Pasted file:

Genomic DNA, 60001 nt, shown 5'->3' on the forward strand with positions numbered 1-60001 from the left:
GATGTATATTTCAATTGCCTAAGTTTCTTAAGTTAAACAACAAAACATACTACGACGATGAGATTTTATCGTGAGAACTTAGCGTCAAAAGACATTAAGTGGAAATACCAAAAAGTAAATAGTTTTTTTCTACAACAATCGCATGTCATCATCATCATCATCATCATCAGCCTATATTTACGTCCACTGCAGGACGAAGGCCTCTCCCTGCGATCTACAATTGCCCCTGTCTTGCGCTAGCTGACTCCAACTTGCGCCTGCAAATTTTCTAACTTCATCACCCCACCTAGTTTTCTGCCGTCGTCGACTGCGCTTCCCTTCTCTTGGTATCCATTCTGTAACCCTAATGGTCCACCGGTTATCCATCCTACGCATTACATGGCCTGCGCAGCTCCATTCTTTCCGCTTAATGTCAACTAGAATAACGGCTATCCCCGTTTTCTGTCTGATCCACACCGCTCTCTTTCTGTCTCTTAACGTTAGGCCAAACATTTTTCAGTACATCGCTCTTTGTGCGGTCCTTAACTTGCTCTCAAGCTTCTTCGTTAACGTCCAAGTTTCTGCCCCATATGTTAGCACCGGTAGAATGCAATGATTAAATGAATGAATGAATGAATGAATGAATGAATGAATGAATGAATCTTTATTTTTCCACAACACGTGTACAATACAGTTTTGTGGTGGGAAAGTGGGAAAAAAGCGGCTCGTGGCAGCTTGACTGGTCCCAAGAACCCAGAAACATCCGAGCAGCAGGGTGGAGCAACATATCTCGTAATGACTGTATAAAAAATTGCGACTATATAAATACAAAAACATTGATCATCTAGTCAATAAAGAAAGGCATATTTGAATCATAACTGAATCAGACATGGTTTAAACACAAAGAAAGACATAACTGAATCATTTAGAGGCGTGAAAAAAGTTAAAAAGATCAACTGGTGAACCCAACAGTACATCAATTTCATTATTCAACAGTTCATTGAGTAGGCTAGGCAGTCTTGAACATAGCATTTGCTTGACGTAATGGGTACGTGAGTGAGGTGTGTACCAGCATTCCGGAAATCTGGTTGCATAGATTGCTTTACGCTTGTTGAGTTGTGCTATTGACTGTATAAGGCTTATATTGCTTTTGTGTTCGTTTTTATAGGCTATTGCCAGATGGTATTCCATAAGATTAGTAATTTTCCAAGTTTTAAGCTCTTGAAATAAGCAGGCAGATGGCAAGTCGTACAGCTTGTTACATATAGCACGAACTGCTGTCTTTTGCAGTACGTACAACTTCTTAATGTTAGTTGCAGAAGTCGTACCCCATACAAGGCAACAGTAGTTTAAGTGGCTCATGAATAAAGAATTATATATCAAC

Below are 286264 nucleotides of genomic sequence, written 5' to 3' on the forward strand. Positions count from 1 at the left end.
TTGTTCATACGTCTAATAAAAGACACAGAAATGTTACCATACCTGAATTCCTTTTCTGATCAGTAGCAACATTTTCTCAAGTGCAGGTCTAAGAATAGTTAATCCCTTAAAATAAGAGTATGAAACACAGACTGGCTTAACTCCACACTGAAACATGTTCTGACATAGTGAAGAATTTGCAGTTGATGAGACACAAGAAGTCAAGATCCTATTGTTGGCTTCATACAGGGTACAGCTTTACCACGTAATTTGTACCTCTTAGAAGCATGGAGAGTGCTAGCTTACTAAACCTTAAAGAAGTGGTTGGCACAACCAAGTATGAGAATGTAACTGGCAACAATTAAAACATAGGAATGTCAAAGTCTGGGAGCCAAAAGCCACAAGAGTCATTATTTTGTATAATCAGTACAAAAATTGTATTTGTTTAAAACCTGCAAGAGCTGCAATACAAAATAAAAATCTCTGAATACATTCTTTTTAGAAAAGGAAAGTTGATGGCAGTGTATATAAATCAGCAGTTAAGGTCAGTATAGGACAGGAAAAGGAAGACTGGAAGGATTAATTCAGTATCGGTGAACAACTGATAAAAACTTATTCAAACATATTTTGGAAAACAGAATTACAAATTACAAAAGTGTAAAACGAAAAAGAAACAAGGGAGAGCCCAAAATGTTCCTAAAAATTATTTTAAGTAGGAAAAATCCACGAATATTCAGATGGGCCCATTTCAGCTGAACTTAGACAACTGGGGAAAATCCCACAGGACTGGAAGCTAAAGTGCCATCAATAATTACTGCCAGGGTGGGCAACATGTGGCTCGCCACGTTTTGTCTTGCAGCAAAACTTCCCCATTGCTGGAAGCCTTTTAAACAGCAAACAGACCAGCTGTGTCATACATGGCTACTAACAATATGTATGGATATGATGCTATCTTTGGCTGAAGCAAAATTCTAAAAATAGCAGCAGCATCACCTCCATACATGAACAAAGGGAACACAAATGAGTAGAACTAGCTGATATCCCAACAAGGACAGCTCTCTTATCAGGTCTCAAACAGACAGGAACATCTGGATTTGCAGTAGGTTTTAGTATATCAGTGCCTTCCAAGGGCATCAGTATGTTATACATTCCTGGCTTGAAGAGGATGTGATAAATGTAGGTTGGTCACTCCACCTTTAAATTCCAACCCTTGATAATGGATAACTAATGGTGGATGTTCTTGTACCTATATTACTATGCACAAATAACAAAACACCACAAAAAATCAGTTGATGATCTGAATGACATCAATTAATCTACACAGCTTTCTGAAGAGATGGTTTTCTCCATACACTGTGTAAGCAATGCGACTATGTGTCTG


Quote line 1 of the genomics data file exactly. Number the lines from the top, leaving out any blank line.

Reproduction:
Genomic DNA, 60001 nt, shown 5'->3' on the forward strand with positions numbered 1-60001 from the left: